Monday, January 31, 2011


Four Elements: Earth. Joachim Beuckelaer
Yet another Flemish genre painting this week.  And it's Joachim Beuckelaer again -- the guy who blends religious sentiment with cabbage.  Lots and lots of cabbage.  This painting celebrates the fecundity of the earth, and in the background we can see Joseph leading a donkey bearing the pregnant Mary towards Bethlehem.  Symbolism is left as an exercise for the reader.  Meanwhile a man sitting by a well is apparently sad because no matter how many times he lowers the bucket, all he draws up is vegetables.  At least, that's the way it looks to me.  Possibly because I'm feverish. 

Yes, I am sick again.  I even stayed home from school in the hope that a break and sleep will mean that I arise tomorrow ready to take on the world.  I'm still hopeful, but the headache and fever routine are old.   And I'm trying to do homework anyway, so I don't get totally behind.  It's really hard to think straight when you have a fever.

I know most of you are nodding and saying, "Yeah, Sarah, duh."  But really, really hard, and then you start thinking about enchanted wells the only yield cabbage and discussing what passes for high fashion* this season with totally uninterested male friends who happen to be online in the wrong place at the wrong time.**

So all that being said have a couple of links that are vaguely food related, and I'll go take more advil before attempting to think more about logo design.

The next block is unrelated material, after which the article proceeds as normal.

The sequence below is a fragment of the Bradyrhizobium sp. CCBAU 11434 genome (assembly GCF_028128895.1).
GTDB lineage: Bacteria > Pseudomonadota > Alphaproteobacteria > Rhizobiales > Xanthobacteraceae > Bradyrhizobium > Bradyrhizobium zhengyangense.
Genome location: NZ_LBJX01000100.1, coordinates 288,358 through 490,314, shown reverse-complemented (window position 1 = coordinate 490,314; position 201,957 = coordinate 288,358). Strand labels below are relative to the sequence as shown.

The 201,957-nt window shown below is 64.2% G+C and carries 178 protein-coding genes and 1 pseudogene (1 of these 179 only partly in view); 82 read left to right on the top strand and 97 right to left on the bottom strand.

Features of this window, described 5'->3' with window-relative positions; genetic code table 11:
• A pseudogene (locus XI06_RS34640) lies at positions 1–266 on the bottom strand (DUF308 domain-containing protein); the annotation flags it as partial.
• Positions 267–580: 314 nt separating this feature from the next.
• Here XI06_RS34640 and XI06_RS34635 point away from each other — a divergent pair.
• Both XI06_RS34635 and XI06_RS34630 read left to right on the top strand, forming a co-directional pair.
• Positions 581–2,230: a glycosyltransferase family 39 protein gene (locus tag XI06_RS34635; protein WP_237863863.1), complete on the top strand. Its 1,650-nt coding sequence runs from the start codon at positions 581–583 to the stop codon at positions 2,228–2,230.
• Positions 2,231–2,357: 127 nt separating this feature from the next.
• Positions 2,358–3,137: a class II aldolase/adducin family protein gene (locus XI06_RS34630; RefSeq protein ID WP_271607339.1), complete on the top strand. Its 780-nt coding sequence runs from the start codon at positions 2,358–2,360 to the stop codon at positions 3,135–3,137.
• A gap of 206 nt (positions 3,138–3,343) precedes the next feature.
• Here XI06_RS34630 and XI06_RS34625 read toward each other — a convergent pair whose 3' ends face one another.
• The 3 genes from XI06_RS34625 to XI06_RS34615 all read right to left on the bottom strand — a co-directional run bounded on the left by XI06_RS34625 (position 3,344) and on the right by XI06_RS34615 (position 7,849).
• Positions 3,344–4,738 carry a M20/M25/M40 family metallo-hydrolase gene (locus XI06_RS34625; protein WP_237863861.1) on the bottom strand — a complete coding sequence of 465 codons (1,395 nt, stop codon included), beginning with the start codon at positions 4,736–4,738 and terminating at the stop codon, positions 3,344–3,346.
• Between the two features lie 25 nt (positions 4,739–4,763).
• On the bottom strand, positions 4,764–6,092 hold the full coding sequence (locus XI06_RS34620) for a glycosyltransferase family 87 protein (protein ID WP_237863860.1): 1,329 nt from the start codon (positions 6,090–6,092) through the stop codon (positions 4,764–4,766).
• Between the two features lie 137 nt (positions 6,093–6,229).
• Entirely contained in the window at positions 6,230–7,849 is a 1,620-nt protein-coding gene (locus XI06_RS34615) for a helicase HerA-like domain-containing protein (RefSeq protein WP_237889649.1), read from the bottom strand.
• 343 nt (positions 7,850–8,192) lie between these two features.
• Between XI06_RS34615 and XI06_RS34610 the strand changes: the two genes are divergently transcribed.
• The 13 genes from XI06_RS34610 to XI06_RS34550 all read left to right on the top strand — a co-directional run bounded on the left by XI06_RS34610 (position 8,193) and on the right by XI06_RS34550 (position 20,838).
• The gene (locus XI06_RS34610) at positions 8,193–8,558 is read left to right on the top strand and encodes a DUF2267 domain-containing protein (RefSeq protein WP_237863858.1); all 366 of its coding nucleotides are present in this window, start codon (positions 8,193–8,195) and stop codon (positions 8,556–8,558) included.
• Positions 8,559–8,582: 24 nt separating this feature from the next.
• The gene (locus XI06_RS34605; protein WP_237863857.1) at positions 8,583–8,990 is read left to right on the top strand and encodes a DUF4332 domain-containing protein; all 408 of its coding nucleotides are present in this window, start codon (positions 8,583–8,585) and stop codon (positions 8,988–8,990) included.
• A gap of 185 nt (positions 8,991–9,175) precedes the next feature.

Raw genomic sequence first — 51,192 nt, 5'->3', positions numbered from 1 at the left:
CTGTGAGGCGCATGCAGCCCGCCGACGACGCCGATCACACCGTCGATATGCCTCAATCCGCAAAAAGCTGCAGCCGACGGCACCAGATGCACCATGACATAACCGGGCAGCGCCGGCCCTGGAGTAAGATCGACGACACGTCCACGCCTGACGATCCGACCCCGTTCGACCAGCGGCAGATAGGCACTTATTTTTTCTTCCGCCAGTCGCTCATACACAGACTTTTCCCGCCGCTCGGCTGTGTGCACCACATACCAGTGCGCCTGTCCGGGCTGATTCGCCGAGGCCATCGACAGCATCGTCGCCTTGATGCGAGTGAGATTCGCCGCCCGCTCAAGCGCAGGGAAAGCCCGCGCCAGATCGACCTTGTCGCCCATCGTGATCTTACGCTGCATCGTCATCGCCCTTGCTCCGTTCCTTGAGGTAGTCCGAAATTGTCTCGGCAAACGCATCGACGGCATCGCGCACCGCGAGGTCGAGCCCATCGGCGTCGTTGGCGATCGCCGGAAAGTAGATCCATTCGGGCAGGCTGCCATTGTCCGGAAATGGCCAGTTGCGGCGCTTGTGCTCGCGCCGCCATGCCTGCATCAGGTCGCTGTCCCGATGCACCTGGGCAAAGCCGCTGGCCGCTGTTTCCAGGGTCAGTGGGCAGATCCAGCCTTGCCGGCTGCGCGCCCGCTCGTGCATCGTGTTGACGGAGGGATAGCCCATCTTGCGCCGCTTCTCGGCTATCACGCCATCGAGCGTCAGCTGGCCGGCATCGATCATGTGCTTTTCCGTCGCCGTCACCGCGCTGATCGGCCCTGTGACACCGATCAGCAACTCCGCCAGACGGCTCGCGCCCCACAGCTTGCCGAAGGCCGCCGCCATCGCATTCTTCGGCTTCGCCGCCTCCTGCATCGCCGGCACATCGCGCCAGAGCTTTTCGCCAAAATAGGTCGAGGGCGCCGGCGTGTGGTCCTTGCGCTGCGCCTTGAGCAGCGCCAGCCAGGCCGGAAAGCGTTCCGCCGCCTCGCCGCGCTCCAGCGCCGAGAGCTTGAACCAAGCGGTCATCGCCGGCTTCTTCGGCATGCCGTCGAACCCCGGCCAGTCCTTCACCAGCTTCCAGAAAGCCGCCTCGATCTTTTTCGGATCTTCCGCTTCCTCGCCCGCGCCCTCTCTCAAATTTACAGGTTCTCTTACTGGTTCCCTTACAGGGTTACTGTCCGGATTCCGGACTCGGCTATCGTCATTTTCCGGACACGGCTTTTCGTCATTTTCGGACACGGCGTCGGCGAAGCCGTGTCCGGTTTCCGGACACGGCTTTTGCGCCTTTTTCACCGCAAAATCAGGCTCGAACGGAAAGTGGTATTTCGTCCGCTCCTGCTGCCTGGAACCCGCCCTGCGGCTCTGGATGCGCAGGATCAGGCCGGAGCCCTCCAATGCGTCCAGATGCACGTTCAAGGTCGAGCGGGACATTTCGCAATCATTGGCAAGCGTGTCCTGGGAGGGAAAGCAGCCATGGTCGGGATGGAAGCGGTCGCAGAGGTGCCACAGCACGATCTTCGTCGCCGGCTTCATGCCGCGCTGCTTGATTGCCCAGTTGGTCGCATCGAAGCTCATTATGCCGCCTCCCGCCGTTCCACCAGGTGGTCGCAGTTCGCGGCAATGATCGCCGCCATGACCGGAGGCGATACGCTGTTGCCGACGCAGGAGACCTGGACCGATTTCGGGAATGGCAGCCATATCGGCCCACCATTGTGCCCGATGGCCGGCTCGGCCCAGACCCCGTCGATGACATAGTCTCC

1) When I'm well enough to be trusted with experimental cooking again, rather than merely heating things up, I am making GINGER ALE.

2) Kevin and Ursula Eat Cheap Reviews of strange premade food.  Mostly things that I would never buy, but frequently funny enough to keep me working on school projects despite the variants on lousy my body keeps devising.

With that, I'm off to take the aforementioned advil, because it's eighty degrees in here and I'm cold. 
 *Booooooring.  I suspect that articles about the "new refinement" and the "new romanticism" are just around the corner, and that they will be approximately the same articles that they wrote in 2002.   Except with maxidresses and eighties shoulder pads.  I live in one of the cooler enclaves on the West Coast, and everyone always looks amazing here, and almost nothing like anything in the rag I was reading.  Also, Michael Kors, I know it's a runway show, but not even that can explain slouchy hiking socks with platform sandals. Actually it can, but it's still hideous. 

**But not in anyway that actually makes sense (I'd been perusing a recent issue of Harper's Bazaar for research purposes).  me: Conclusion on fashion magazines-- high fashion models exist to provide a scaffold to turn fancy clothes into interesting planar geometric propositions. The Tall Guy: like, 2-dimensionality is important?
 me: Apparently clothes look better that way. It certainly does nothing for the models, who look terrible.

No comments:

Post a Comment